I’m sure most of you reading this have already seen my pitches, but if you haven’t, we could really use your help.  We’re offering baked goods and knitting in exchange for donations.  Seriously, if you are looking for a gift, I am DYING to make someone a Celestarium shawl.

Celestarium

I made this one for my mother, and it’s just gorgeous.  Those holes?  Glass beads laid out in the patterns of the constellations. Total heirloom quality, which is why I don’t feel bad requiring such a large donation for it.  Or for a smaller donation, I can make a scarf.

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Again, heirloom quality. Totally worth a donation!

The final payment is due next Friday.  So please, spread the word, share the love, and let me knit something for you!  (Hero’s red and white brownie/blondies are amazing, too.  I’m just saying!)

ETA:  Like a moron, I forgot to include the link to the RallyUp! campaign!  If you are interested in helping out (THANK YOU!), you can find all the deets here.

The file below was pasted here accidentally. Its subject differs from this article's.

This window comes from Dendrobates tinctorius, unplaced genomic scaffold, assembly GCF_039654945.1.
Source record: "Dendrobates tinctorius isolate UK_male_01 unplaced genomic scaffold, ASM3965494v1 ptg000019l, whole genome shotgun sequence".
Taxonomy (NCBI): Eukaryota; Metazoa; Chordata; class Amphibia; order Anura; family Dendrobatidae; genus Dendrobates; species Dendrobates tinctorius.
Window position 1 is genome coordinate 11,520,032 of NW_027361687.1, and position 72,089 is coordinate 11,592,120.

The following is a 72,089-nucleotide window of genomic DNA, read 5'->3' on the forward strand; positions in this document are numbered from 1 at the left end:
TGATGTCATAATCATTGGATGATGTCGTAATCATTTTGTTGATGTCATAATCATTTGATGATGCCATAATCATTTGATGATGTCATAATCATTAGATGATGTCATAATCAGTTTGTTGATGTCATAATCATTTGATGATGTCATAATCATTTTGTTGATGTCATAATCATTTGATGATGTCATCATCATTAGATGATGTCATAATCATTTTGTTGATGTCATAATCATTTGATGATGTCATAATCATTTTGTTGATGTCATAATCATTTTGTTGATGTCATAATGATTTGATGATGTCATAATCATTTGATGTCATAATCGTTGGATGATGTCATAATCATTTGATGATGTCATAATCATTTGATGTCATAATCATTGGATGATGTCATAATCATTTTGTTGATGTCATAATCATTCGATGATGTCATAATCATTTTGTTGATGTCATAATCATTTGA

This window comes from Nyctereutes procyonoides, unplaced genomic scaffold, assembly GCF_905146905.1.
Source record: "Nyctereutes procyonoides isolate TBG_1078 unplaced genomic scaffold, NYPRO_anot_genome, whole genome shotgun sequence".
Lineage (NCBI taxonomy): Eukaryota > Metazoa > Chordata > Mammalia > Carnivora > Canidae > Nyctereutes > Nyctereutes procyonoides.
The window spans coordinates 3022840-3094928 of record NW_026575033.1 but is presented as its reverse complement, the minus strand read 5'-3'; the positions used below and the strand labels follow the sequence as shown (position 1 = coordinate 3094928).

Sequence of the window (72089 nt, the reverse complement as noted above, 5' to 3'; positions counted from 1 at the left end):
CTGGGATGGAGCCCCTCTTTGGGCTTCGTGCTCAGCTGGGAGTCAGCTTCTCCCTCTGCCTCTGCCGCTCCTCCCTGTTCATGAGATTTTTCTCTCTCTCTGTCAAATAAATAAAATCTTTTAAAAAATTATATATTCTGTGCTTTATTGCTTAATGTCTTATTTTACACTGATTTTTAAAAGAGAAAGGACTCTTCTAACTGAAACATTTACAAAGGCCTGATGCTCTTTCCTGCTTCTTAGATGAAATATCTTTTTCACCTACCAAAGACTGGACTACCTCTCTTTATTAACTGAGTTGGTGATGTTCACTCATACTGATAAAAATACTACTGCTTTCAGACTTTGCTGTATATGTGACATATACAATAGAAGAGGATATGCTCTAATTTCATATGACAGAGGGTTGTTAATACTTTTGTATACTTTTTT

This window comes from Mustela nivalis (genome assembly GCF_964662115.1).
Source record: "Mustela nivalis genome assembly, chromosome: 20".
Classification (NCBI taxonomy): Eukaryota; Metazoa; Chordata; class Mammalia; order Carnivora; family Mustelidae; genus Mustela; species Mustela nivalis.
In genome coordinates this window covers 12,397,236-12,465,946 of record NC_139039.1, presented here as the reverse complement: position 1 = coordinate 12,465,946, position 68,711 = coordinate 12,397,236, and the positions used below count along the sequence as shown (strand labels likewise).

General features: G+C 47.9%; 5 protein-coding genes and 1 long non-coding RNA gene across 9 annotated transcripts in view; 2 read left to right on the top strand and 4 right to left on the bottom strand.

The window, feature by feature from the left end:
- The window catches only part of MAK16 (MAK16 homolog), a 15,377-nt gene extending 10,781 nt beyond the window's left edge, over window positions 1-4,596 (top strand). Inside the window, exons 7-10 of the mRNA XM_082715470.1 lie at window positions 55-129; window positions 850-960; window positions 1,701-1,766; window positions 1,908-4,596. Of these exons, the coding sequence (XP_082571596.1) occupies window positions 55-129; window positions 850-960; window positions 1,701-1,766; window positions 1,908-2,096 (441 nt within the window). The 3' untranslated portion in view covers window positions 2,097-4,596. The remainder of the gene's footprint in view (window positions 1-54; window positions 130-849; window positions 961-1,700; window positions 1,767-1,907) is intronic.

Terror

Terror

I started a terrifying knitting project last night.

It came about through a combination of factors.  Factor one was the latest round of Nerdopolis on Ravelry.  One of the challenges this month is to use a technique or pattern that scares us, whether that’s colorwork or enterlac or (eep!) steeking.  But I’ve kind of tried everything, and none of it really scares me anymore.  That’s one thing I can say for my online community, they are total enablers and get everyone stepping outside their comfort zone all the time.  But that left me without a project idea.

Factor two was the weather.

Because yay, the weather’s finally turned!  And brought us our first of what the weather service promises is many nor’easters for this winter.  But we still had all our windows open.  So when I went upstairs last night to get on the computer, I was FREEZING.  So I went for my comfort warm, which is a heavy sweater my Aunt Millie made and gave me many moons ago.  It’s heavy and cuddly, a lot like a wearable blanket, and the last time I wore it, it was just enough too big for me to wrap up in.